The Music of Emilie

…music one of the most amazing and mysterious phenomena of all the world’s ‘miranda,’ the things that make us wonder … a secret philosophizing of the soul … yet, with the soul entirely oblivious that philosophy, in fact, is happening here … Beyond that, and above all, music prompts the philosopher’s continued interest because it is by its nature so close to the fundamentals of human existence. — Josef Pieper

“Laugh and grow strong” — St. Ignatius of Loyola

Mankind has unquestionably one really effective weapon—laughter. Power, money, persuasion, supplication, persecution—these can lift at a colossal humbug—push it a little—weaken it a little, century by century; but only laughter can blow it to rags and atoms at a blast. Against the assault of laughter nothing can stand. — Mark Twain, The Mysterious Stranger, chapter 10 (1916)

In case you need a little laughter for the good of your soul, here are a few of my favorites…

 

 

Byzantine chant

Hagia Sophia, Istanbul. Built in A.D. 537

Lifted up on the Cross by Your free will, Christ God, grant mercies to the new commonwealth that bears Your name. Gladden our faithful rulers by Your power, giving them victories over their adversaries. May Your alliance be for them a weapon for peace, an invincible standard. — Kontakion of Elevation of the Holy Cross

I heard a story on NPR recently about this remarkable recording. It’s absolutely haunting.

“Lost Voices of Hagia Sophia” is the first vocal album in the world to be recorded entirely in live virtual acoustics. With a stunning reverberation time of over 11 seconds, the acoustics of the one-time Byzantine cathedral of Hagia Sophia were measured and analyzed, and auralized in real-time on Cappella Romana’s performance by the Icons of Sound team at Stanford University (iconsofsound.stanford.edu).

Lost Voices of Hagia Sophia presents more than 75 minutes of medieval Byzantine chant for the Feast of the Holy Cross in Constantinople, one of the greatest celebrations in the yearly cycle of worship at Hagia Sophia.

This was my personal favorite.

Oh Lord

Going by the stage name initials NF, this guy does not mince words. And it’s exactly that earnest, at times in-your-face attitude that’s drawn both rave reviews and concern about how this 25-year-old Christian rapper from Michigan may be just a bit too raw. Self-referentially, he raps, “He’s at it again, NF is crazy, he’s bad for the kids.”

So is he? And how exactly does this extraordinarily intense young rapper spit out his tale of unfiltered grief? (It’s grief that’s triggered by a veritable tsunami of emotions revolving around the death of his mother from an overdose as well as suffering abuse and poverty while growing up.)

“Oh Lord” expresses spiritual doubt (“Oh Lord, oh Lord, do You see us down here?”), but goes on to admit that we sometimes attack God’s character when the fault is actually our own… — Focus on the Family review

Thought I’d post this raw song the first Lenten Friday….

When I die, put my ashes in the trash bag
I don’t care where they go
Don’t waste your money on my gravestone
I’m more concerned about my soul
Everybody’s gon’ die
Don’t everybody live though
Sometimes I look up to the sky
And wonder do You see us down here?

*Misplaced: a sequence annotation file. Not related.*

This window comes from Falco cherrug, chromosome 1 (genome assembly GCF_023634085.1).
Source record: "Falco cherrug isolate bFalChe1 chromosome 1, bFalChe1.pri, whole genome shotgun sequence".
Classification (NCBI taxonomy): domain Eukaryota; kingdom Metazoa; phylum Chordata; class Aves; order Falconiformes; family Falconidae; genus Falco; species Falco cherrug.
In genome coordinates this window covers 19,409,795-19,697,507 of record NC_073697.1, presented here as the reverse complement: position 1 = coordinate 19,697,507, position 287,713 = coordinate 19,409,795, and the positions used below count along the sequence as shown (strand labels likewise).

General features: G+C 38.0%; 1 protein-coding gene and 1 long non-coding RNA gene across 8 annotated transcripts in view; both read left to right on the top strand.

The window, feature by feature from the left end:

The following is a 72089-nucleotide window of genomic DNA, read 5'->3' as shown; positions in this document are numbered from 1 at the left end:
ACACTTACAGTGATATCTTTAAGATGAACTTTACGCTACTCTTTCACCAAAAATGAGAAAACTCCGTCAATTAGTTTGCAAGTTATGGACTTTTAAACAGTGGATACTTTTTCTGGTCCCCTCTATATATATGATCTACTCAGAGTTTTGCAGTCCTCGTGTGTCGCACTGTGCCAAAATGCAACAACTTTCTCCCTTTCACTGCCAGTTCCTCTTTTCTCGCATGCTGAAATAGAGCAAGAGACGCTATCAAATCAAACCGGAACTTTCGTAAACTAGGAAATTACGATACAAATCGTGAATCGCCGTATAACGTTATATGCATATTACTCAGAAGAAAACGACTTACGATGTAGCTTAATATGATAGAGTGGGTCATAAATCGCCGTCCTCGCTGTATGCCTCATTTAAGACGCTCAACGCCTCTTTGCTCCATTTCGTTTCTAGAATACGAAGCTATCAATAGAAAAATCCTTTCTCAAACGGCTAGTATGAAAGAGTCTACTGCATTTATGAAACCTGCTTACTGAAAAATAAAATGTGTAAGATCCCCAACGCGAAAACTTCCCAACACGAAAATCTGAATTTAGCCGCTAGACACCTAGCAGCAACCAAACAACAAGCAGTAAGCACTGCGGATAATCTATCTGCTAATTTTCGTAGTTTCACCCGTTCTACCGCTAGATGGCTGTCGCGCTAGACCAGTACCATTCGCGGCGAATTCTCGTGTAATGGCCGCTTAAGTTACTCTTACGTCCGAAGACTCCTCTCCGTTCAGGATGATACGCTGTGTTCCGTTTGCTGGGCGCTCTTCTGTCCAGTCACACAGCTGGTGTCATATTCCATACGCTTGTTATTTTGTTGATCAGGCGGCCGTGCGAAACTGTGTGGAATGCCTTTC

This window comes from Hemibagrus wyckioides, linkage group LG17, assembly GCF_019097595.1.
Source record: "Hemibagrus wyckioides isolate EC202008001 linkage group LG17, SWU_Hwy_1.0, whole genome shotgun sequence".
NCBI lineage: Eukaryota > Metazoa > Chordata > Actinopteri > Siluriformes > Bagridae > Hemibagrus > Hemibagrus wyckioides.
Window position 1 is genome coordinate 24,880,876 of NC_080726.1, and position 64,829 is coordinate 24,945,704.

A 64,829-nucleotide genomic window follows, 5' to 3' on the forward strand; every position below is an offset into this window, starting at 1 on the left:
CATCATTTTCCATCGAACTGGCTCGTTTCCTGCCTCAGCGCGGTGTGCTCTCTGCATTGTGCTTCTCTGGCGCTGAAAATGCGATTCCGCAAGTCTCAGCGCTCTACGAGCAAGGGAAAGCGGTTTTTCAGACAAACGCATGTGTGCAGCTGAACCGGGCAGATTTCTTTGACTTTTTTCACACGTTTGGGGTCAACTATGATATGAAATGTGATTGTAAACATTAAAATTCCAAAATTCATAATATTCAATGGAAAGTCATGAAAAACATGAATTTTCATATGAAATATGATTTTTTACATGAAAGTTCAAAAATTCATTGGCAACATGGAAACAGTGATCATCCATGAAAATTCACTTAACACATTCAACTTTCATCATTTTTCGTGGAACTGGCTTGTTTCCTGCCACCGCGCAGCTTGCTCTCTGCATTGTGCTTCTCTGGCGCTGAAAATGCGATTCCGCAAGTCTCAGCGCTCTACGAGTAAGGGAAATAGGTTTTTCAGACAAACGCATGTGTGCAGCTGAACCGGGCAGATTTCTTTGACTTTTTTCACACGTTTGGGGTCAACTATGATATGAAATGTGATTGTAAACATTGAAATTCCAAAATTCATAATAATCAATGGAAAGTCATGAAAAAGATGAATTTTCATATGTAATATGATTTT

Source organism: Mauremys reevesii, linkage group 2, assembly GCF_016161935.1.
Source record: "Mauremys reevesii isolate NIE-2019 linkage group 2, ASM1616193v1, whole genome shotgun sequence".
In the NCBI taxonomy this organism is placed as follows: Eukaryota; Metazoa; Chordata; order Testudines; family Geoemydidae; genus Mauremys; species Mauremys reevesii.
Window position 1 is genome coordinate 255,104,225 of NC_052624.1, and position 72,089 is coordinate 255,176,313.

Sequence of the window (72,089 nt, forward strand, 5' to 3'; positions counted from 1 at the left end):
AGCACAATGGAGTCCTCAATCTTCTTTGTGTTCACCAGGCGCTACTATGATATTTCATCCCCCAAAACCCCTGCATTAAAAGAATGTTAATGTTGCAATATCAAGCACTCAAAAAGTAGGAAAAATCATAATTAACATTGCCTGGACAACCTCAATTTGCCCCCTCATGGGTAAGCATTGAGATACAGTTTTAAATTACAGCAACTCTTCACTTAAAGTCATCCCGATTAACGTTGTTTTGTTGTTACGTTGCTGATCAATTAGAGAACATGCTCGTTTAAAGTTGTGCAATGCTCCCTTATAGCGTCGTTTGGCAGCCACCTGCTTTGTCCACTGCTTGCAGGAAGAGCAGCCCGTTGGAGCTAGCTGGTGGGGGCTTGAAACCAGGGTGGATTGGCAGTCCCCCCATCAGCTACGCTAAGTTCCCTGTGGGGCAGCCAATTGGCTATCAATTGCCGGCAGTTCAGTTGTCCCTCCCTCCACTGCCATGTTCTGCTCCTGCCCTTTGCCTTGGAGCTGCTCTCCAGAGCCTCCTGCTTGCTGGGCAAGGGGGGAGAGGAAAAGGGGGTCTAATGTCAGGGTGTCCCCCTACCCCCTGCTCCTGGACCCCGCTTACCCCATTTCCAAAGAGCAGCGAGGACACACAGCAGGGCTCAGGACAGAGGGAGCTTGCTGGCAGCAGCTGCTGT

Oh Lord, oh Lord, do You see us down here?

Oh Lord, oh Lord
Listen, yeah everybody wants change
Don’t nobody wanna change though
Don’t nobody wanna pray
Till they got something to pray for
Now everybody’s gon’ die
But don’t everybody live though
Sometimes I look up to the sky
And wonder do you see us down here?

Oh Lord, oh Lord, do You see us down here?
Oh Lord, oh Lord

It’s easy to blame God but harder to fix things
We look in the sky like, “why ain’t You listening?”
Watching the news in our living rooms on the big screens
And talking ’bout “if God’s really real, then where is He?”
You see the same God that you saying might not even exist
Becomes real to us, but only when we dying in bed
When ya healthy it’s like, we don’t really care for Him then
Leave me alone God, I’ll call you when I need you again
Which is funny, everyone will sleep in the pews
Then blame God for our problems like He sleeping on you
We turn our backs on Him, what do you expect Him to do?
It’s hard to answer prayers when nobody’s praying to you
I look around at this world we walk on
It’s a smack in the face, don’t ever tell me there’s no God
And if there isn’t then what are we here for?
And what are y’all doing down there? I don’t know Lord

Oh Lord, oh Lord, do You see us down here?
Oh Lord, oh Lord
Do You see us down here? Oh Lord
Can You see us down here? Oh Lord
Oh Lord, oh Lord
Can You see us? Can’t You see us?

Anyone

Anyone, please send me anyone
Lord, is there anyone?
I need someone, oh
Anyone, please send me anyone
Lord, is there anyone?
I need someone. — Demi Lovato

Demi performed this song at the 62nd Annual Grammy Awards, which was her first performance since suffering a near-fatal drug overdose in July 2018. She said in an recent interview, “I almost listen back and hear these lyrics as a cry for help … how did nobody listen to this song and think, ‘Let’s help this girl’?” Four days after the track had been recorded, she overdosed.

I watched her Grammy performance live, and was captivated by its raw power; as a form of prayer born of desperation. It was like Psalm 130 burning through her:

Out of the depths I cry to you, O Lord;
Lord, hear my voice!
O let your ears be attentive
to the sound of my pleadings.

It also reminded me of a comment the inimitable Fr. Philip Scott once made to me as he and I walked through Ybor City talking: “When the poor cry out for justice and the addicts cry out for deliverance, God’s first response is to awaken us, the Church, to run to their aid.” Pope Benedict said something very similar when he spoke at Auschwitz:

When all is said and done, we must continue to cry out humbly yet insistently to God: Rouse yourself! Do not forget mankind, your creature! And our cry to God must also be a cry that pierces our very heart, a cry that awakens within us God’s hidden presence — so that his power, the power he has planted in our hearts, will not be buried or choked within us by the mire of small-souled selfishness, indifference or opportunism.